I have never thought of myself as a Roman Catholic, but maybe they have a point.


Given your accurate diagnosis, I'm surprised that your prescription doesn't include reduced immigration, which drives down the cost of labor. There's increasing evidence that the poor have all the access to health care they need, with or without insurance (http://www.thedailybeast.com/articles/2013/05/01/shocker-oregon-health-study-shows-no-significant-health-impacts-from-joining-medicaid.html) so no real point to expanding Medicaid. I don't know if you remember the fuss about "shovel ready" public works projects that were supposed to provide jobs in 2008-2010, but they didn't go so well.

What do we need? 1) A lot less immigration. 2) Less regulation for new businesses, less government intervention in general (of course, that would lead to more government layoffs, alas) 3) A more realistic education system that doesn't leave half the population lost from 6th grade on. We could do a lot better job education people with eighth grade reading and writing skills and stopped pretending they could all get to college. 4) Give poor young children incentives to cost less money--stipends that encourage kids to go to school, not have kids, and so on. 5) Charge immigrants (legal and illegal) for public schools--despite the complaints, both Asians and Hispanics consider our K-12 system a big draw. 6) Take a serious look at what industries we could keep here to provide more work for the lower 50%. Because what we do now isn't going to work.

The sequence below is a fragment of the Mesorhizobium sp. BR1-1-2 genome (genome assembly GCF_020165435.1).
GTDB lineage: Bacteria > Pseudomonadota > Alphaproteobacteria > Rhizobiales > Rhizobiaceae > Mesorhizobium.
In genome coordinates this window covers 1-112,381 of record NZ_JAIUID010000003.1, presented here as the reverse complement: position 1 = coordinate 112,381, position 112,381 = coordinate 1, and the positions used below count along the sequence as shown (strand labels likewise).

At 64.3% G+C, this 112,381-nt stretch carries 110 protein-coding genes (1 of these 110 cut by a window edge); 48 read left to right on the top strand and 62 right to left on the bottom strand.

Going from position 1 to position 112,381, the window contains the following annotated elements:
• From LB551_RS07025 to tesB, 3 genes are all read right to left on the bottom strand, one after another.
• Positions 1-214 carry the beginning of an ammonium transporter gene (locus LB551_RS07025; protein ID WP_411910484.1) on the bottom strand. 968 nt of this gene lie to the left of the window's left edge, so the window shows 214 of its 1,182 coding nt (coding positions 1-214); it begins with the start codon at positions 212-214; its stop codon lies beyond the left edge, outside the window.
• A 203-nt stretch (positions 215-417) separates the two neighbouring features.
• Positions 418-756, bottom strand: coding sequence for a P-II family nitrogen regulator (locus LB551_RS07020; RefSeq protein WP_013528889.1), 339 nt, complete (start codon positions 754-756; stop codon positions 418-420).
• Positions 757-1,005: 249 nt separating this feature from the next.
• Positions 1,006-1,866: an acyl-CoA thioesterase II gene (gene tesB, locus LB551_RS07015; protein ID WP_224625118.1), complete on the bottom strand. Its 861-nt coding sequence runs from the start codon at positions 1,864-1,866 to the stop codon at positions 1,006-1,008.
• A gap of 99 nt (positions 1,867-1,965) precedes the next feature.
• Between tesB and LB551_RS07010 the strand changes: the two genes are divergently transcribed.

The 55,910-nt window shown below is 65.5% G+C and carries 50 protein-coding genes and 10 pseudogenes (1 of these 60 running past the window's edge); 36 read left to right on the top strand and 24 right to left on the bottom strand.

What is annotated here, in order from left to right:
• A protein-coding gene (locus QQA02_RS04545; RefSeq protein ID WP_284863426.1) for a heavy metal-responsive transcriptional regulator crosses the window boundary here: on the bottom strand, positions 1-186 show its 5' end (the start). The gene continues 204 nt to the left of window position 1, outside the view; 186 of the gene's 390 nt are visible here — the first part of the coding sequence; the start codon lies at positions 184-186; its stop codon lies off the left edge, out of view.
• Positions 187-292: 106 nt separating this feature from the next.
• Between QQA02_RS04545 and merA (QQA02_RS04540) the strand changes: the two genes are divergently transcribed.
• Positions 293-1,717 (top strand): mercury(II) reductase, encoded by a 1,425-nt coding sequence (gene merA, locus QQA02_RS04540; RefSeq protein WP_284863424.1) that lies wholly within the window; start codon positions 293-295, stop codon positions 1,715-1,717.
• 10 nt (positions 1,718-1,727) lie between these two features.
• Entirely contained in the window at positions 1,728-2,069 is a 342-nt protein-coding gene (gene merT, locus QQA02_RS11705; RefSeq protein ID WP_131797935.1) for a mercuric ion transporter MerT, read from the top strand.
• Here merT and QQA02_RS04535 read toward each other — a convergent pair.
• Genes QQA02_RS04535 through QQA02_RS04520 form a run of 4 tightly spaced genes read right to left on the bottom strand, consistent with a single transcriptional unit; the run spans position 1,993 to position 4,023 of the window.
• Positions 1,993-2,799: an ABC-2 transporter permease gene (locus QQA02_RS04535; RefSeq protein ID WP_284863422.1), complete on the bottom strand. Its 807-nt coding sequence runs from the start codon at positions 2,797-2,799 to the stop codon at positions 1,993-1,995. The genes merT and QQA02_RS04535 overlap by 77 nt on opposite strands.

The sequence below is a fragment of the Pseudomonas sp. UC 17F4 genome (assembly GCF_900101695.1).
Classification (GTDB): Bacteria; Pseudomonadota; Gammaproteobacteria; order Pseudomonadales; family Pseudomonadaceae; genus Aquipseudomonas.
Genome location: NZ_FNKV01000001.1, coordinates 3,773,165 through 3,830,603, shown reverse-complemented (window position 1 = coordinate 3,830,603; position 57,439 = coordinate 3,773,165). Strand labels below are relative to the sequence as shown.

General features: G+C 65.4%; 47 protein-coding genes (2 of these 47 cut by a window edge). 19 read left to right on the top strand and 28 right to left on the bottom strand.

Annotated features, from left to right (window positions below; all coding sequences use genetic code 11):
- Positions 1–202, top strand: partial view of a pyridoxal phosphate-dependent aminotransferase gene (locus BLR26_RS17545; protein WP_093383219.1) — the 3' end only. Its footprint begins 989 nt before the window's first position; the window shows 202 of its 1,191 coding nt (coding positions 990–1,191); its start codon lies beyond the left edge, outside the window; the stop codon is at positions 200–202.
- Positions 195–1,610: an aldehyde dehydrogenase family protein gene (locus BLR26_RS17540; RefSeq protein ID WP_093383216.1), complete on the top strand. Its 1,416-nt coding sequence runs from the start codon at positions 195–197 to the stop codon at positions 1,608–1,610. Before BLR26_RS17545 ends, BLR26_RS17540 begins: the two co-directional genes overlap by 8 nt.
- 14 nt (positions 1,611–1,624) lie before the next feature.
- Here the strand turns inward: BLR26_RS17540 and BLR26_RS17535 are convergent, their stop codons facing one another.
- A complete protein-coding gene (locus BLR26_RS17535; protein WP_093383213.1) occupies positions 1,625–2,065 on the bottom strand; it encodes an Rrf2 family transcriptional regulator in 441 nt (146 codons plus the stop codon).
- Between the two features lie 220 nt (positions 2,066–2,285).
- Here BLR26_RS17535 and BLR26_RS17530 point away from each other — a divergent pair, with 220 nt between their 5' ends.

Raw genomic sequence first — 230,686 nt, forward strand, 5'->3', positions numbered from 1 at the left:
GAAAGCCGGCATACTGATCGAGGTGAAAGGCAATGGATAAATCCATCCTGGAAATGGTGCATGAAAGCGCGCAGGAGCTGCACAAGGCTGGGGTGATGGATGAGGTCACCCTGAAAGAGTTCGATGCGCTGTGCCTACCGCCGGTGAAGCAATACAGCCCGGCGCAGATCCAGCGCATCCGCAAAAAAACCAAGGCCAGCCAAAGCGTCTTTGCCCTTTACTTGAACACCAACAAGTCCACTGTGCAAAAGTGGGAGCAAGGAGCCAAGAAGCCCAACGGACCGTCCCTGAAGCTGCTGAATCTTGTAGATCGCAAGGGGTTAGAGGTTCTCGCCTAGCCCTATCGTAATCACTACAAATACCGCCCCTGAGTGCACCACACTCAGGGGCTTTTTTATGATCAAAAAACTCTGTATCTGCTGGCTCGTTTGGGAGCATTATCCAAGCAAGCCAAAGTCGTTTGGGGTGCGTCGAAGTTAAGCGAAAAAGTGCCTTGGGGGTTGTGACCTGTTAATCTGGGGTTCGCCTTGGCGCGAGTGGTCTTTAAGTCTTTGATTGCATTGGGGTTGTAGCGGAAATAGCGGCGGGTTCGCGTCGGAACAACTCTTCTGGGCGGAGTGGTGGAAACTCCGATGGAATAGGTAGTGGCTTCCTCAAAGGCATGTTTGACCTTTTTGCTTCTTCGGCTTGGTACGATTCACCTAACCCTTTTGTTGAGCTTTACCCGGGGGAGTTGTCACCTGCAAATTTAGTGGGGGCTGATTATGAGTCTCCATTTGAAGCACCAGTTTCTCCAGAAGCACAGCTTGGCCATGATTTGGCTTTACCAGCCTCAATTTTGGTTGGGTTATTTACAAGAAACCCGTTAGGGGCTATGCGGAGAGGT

Gone for Good

First, US manufacturing did not decline because of cheap imports from low-wage countries. Rich, high-wage countries like Germany and Japan have managed to maintain a large and internationally successful manufacturing sector. Manufacturing in the US *mainly* declined, because of a short-sighted focus on short-term shareholder value. In the end, US manufacturers like GM did not invest nearly enough in basic research, new products, their plants and their labor force to remain internationally competitive. (Companies like Intel, which didn't follow this trend are still doing fine).

Second, we are not entering an age of Asimovian Robotic society. Yes, robots have replaced a lot of low-skill labor, but there is still a lot of high skill labor in robotic production. Manufacturing robots have to be installed, operated, and maintained by humans. As a matter of fact, maintenance of manufacturing robots is a huge service industry, which the US no longer plays a role in. Most maintenance technicians are flown in from Europe and Asia where these machines are made, just like high-end construction workers (!!!) are hired to do skilled labor in the US that very few Americans can do.